Over the last few years, Patanjali had bulldozed through India’s FMCG space, leaving both surprised analysts and napping incumbents in its wake. From being a name that few people had heard of, Patanjali had become India’s third largest FMCG company with revenues of Rs. 10,651 crore in FY 2017. It had not only surpassed several established FMCG names — Patanjali’s revenues were higher than those of Colgate Palmolive, Godrej Consumer and ITC Consumer last year, but individual products by themselves had been earning Patanjali higher revenues than entire companies. Patanjali’s shampoo revenues, for instance, were more than those of Ola, and Patanjali’s toothpaste revenues were more than those of Paytm.
But Patanjali’s scorching revenue growth has come to a grinding halt in 2018.
Patanjali’s revenues didn’t grow at all during FY 18 over FY 17, according to the management. “We have closed the year around the same level as the previous fiscal year’s revenue,” Patanjali MD Acharya Balkrishna has said. This means that Patanjali ended FY18 with revenues around Rs. 10,561 crore, the same level at which its revenues had been last year. This is a sharp fall in Patanjali’s annual revenue growth, which had nearly doubled last year, and had grown 20x over the last 5 years.
Patanjali says that some of the slowdown was because of factors outside their control. “Lingering effects of the demonetisation and the implementation of goods and services tax (GST) impacted growth,” said Acharya Balkrishna.“Besides, we invested our energy in developing infrastructure and supply chain during the year. This year, we focused on system development, and not just revenue growth,” he added. He went on to say that Patanjali would do better next year.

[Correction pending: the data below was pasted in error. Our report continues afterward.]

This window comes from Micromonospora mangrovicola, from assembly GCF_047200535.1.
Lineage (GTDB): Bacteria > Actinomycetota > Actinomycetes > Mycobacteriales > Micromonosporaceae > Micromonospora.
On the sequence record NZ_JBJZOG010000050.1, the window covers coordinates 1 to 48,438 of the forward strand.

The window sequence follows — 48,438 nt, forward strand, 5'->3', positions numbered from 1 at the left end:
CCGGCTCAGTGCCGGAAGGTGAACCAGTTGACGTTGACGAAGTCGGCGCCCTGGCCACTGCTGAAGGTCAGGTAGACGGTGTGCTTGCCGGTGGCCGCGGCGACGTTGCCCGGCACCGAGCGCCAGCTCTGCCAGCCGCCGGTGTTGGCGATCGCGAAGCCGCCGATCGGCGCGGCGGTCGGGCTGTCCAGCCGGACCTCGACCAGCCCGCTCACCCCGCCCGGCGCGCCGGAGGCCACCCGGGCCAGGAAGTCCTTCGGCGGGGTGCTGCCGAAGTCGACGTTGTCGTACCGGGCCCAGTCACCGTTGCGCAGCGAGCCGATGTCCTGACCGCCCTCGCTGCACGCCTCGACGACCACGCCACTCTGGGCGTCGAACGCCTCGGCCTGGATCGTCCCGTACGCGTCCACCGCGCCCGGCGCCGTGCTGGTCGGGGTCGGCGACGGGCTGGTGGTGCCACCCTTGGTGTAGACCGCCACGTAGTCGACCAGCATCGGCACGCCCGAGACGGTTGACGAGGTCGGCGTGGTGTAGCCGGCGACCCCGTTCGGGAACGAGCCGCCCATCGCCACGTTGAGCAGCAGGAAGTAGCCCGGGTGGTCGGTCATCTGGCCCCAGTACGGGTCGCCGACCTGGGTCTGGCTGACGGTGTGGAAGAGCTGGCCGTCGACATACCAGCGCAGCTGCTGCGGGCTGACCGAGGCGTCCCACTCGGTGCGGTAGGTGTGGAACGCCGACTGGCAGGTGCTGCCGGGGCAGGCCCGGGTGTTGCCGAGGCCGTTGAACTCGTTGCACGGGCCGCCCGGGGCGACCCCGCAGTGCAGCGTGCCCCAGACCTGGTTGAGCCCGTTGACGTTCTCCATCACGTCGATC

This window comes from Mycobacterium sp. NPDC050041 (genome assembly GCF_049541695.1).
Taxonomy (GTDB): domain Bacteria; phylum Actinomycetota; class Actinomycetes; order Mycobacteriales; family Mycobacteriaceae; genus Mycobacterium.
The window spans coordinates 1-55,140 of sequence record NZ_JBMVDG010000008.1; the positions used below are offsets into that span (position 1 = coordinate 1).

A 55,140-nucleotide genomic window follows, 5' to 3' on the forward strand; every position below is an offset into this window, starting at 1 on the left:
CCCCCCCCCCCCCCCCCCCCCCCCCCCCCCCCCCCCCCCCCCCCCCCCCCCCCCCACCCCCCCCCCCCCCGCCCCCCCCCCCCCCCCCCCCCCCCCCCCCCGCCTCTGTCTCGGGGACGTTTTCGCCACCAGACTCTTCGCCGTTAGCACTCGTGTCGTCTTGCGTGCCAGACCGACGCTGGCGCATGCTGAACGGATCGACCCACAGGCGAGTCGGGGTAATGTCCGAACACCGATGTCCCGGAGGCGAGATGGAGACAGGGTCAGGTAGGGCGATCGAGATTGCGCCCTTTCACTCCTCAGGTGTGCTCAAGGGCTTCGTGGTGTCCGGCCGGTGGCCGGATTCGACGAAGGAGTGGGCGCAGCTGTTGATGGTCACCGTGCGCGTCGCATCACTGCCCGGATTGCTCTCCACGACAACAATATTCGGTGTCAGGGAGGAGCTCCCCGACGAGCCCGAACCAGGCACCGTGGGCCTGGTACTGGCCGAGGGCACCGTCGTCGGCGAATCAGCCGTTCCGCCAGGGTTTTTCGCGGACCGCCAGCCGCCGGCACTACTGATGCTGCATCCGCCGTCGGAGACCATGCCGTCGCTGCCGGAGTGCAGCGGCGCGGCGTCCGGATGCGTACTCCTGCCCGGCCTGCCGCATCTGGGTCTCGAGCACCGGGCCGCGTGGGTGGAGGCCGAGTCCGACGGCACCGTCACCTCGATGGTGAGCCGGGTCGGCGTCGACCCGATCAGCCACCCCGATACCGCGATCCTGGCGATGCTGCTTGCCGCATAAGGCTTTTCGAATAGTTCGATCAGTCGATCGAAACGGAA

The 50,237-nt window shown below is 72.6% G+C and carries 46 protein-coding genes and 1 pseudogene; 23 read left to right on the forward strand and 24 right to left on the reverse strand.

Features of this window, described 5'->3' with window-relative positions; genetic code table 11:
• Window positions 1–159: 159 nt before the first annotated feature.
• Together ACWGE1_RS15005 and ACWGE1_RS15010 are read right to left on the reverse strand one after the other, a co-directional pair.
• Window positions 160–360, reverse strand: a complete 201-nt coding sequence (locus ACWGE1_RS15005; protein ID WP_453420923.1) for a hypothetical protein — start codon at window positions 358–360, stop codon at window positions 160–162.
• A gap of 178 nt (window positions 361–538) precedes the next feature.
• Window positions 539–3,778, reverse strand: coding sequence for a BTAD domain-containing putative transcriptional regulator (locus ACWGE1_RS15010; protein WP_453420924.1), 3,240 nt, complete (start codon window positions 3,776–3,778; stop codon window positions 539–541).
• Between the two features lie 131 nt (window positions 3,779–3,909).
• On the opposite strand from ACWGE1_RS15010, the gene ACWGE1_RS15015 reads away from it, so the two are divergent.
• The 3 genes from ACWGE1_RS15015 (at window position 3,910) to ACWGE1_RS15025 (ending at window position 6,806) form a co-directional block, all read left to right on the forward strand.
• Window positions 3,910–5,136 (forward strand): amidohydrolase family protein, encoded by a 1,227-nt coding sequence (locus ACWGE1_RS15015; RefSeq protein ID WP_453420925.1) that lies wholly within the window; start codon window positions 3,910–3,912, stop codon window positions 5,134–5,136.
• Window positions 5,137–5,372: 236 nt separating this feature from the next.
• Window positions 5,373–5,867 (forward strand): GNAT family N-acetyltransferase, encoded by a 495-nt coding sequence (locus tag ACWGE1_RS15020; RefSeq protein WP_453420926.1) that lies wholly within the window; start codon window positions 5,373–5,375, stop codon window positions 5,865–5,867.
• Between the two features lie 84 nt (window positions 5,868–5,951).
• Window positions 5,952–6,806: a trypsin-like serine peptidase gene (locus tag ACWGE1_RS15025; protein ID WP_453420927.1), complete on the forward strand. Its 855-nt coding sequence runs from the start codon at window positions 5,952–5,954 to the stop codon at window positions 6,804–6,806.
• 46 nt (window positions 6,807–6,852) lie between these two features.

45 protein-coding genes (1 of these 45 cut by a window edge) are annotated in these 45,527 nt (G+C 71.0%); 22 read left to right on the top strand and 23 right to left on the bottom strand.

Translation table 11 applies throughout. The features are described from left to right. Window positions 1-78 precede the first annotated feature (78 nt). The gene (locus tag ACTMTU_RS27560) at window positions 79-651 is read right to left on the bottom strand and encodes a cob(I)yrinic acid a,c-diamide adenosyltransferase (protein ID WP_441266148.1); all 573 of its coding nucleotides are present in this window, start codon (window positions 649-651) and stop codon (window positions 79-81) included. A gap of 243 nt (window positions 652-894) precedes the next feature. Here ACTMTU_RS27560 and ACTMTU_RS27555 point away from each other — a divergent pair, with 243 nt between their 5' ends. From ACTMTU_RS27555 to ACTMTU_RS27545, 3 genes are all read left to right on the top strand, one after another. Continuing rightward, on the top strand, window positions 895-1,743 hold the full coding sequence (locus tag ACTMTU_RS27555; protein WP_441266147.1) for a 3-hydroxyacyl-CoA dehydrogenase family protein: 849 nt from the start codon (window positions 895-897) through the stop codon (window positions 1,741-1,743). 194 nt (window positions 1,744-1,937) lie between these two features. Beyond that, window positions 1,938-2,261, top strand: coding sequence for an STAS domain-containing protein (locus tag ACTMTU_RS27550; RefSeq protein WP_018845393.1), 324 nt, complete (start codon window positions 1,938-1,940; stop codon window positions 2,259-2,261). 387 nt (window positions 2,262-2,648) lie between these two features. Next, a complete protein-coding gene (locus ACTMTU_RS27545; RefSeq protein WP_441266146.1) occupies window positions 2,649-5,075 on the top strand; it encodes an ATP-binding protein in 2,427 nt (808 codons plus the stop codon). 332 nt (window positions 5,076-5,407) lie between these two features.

But for now, the Patanjali juggernaut appears to be on a bit of a break. There can be several reasons why Patanjali’s been unable to sustain its high levels of growth — for starters, Patanjali was able to capture a large section of the market based largely off Baba Ramdev’s popularity, and it might be having a hard time moving outside that core demographic. Also, Patanjali’s growth might’ve been too fast to sustain at higher volumes — reports have suggested that the company’s supply lines are strained, and it’s looking to regroup to handle the larger volumes.
But perhaps the most crucial factor might just be that the competition has wised up to Patanjali’s Ayurvedic pitch, and are trying to replicate it themselves. Colgate, for instance, now sells something called Swarna Vedshakti toothpaste to counter Patanjali’s Dant Kanti, and HUL, India’s largest FMCG player launched its own range of Ayurvedic products under the brand Level Ayush. And while Patanjali’s growth has stalled, bigger FMCG companies are still growing at the sedate pace they always were — HUL’s revenues rose 2.2% this year, Nestle saw its revenues rise 10.5%, and ITC’s revenues rose 11%.
While these aren’t numbers that would’ve impressed Patanjali until very recently — last May, Baba Ramdev had proclaimed that Patanjali would double its revenues every year — they show that Patanjali’s now fallen behind its rivals in its quest to become India’s largest FMCG company. Patanjali’s come a long way in the few years that it’s been around, but it’s already realizing that once it’s in the big league, things are a lot harder than when it was a little upstart trying to disrupt the industry.